- Routers should be at least two metres off the ground for a good signal distribution.
- They should be placed at the centre of the house for even distribution, while windows should be avoided.
- NBN Co additionally notes that the further away routers are from other electronics equipment the better, as they will be avoiding interference. This includes devices with radio signals such as microwaves and TVs.
- Routers should also be regularly updated with the latest firmware. NBN Co says that users will need to switch their device off for the updates to take effect. For this reason it is worthwhile re-booting routers on a regular basis.
2. Extending your Wi-Fi range
Range extenders (also known as wireless repeaters) are another means of expanding Wi-Fi access, working in conjunction with routers to broaden coverage. The range extender sits between the router and the area in need of a signal boost, effectively extending the reach of the Wi-Fi signal, bridging the gap between the Wi-Fi’s point of origin and end point.
- Range extenders could potentially be very useful in larger houses or in houses with more than one floor.
- However they are not without their weaknesses; often adding another ‘link in the chain’ can worsen latency speeds, and good latency is especially useful to online gaming, and can affect overall speed.
For more on how to boost your Wi-Fi signal, this article dives in with more detail.
Should I buy a new router?
This depends on what NBN speed tier you desire. Chances are there are better routers out there than the one you’ve been using for a few years if you’re on a top speed tier.
You can check your current broadband speeds (download and upload) via a number of online services, and if it’s not up to scratch take various measures to assist in faster broadband delivery. For those who fall into this bracket, and who have signed up for an NBN plan or are considering doing so, now’s the time to go shopping.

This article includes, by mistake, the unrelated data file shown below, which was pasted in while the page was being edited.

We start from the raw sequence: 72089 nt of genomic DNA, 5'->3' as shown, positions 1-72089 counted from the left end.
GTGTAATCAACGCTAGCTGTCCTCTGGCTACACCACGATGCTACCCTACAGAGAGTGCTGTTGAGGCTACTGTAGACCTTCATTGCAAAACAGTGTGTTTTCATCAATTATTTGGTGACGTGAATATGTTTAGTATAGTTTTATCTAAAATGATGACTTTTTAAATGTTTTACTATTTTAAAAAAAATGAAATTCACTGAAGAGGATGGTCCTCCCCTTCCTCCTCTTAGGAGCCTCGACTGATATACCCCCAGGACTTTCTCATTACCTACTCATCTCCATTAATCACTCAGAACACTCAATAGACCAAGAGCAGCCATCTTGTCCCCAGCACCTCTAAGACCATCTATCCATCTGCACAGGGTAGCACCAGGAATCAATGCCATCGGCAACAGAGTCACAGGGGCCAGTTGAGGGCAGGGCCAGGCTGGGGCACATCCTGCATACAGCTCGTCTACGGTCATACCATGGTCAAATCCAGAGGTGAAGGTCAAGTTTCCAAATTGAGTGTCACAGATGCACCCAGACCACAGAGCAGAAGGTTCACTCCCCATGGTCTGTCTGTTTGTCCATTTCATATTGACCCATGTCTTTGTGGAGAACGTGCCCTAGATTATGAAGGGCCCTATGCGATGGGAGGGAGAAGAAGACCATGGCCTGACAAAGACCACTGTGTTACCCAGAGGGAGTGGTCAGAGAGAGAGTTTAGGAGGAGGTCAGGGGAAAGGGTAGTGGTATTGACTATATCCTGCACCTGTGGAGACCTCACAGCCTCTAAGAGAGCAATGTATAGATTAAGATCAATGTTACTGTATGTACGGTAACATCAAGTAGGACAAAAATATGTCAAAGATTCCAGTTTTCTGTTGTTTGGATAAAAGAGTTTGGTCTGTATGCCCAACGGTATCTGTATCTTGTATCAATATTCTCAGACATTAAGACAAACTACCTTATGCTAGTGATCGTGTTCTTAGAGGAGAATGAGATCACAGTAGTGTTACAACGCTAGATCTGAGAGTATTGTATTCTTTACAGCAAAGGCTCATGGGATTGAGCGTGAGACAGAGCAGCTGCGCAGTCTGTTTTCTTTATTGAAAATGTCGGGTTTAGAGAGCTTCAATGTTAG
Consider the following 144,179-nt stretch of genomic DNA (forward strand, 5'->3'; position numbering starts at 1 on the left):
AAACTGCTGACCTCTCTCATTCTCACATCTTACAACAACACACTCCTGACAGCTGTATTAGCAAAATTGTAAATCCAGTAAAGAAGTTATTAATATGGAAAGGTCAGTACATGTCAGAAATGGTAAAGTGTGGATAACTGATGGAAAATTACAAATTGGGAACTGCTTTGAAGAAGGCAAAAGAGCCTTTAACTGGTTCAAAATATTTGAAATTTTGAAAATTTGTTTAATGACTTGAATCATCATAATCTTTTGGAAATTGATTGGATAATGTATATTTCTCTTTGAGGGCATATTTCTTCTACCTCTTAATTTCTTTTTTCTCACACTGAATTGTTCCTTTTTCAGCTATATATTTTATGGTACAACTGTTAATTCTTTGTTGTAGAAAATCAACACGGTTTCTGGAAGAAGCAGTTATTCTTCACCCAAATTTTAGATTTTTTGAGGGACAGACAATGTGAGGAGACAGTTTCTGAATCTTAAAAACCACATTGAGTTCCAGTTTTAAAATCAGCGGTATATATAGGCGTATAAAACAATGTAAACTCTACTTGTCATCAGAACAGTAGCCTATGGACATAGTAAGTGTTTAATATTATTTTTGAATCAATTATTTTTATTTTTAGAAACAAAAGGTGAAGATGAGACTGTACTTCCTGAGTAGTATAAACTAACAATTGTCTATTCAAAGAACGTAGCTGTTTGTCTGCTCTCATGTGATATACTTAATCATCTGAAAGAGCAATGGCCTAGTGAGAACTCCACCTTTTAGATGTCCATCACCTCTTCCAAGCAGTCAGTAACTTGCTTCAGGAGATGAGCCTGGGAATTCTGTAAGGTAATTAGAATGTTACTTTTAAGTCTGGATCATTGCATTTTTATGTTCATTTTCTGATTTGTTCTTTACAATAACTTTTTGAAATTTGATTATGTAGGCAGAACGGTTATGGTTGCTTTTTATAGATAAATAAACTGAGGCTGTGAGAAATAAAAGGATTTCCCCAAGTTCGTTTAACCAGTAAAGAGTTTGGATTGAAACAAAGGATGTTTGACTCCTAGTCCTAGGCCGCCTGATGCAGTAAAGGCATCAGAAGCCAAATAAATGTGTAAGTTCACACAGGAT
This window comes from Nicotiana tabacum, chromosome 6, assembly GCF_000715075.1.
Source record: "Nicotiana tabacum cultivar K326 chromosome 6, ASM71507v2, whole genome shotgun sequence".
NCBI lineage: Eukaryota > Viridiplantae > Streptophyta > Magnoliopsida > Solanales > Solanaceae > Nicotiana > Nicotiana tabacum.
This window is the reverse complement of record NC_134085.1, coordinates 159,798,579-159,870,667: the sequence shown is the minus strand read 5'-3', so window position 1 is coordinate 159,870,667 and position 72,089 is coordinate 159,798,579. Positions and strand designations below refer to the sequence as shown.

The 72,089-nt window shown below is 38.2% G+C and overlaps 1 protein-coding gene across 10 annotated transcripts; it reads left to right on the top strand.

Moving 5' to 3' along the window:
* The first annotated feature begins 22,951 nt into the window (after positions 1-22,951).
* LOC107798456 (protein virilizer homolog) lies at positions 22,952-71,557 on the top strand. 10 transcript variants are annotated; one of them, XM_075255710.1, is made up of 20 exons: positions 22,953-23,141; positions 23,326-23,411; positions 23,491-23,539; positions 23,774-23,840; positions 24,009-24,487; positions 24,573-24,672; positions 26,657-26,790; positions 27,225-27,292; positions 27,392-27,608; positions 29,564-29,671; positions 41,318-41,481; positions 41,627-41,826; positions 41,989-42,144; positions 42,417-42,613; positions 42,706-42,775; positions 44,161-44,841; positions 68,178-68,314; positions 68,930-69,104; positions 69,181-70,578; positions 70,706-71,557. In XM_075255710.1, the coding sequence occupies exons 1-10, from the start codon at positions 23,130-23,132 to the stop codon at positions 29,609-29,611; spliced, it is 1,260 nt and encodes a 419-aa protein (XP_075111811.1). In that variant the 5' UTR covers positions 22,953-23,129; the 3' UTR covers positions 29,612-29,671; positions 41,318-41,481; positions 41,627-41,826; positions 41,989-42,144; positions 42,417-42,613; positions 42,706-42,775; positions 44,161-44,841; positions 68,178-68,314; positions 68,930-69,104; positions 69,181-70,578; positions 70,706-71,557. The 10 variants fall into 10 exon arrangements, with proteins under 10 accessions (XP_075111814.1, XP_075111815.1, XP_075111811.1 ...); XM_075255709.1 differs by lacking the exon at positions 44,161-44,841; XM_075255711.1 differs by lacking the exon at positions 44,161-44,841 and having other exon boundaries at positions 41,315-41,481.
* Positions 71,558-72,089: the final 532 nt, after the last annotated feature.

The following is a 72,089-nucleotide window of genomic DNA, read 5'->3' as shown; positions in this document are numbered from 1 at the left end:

By far and away the easiest option is to check with your ISP for recommendations on compatible devices. This is good for people already on an NBN plan, but what about people looking for an NBN plan? A simple way would be to go with NBN plans that include a router:
Optus rejigged and streamlined its plan offerings recently, with plans across two speed tiers only – NBN 12 and NBN 25. The minimum you can expect to pay is $60 a month for unlimited data, though for $80 a month you can get an unlimited broadband package that includes Yes TV by Fetch, as well as Optus Sports that has access to English Premier League soccer all on Tier 2 speeds. This seriously ramps up value.
Telstra currently has no NBN 100 plans, but has a wide variety of NBN 25 plans with varying degrees of data and extra perks. Telstra also does not dabble in ‘unlimited’ plans, instead offering up 1000GB. The minimum you can expect to pay for such a data allowance is around $100 a month, and you’ll be tied in for 24 months.
iiNet has a range of both NBN 25 and NBN 100 plans that constitute as ‘Superfast’ plans. On the highest speed tier, unlimited data comes as standard and you’ll pay around $100 a month at a minimum. NBN 25 comes in at about $80 a month.
TPG dabbles in both NBN 25 and NBN 100 speeds, offering pretty cost-effective plans on ‘Superfast’ speeds. All generally come with unlimited data, and you can expect NBN 100 to cost around $100 a month at a minimum, while NBN 25 costs about $70 a month.
This is not an extensive list of providers, so it pays to check with your desired provider. However, if you’re already on an NBN plan and your current router is not cutting the mustard, then NBN Co has released some specifications (read: very technical PDF) and a number of router manufacturers are also NBN registered. In fact, there are very few current routers that flat-out do not work with the NBN. Not all routers are made equal, though.
Good routers for the NBN
- ASUS DSL-AC56U
- ASUS DSL-AC68U
- D Link DSL-2877AL
- D Link DSL-2885A
- Draytek 2860n/n+/Vn/ac/Vac
- Draytek 2760
- Netcomm NF4V
- Netcomm NF17ACV
- Netcomm NF10W
- Netgear Nighthawk X4S D7800
- Netgear D6400
- TP Link TD-VG5612
This is not an exhaustive list by any means, however generally speaking the more you pay the better performance capacity you’ll get, as well as more bells and whistles. The cheapest models can cost as little as $60, however the dearest models can cost over $1000! How serious are you about fast NBN?
There are a lot of factors outside of your control when it comes to the delivery of high-speed internet via the NBN. But by ensuring that the equipment being used is optimised for high-speed broadband, you will be doing all you can to make the most of your new NBN service. Through a mixture of optimizing your router location and set-up, as well as choosing a capable router to begin with, you’ll be well on your way to enjoying ‘Superfast’ NBN speeds.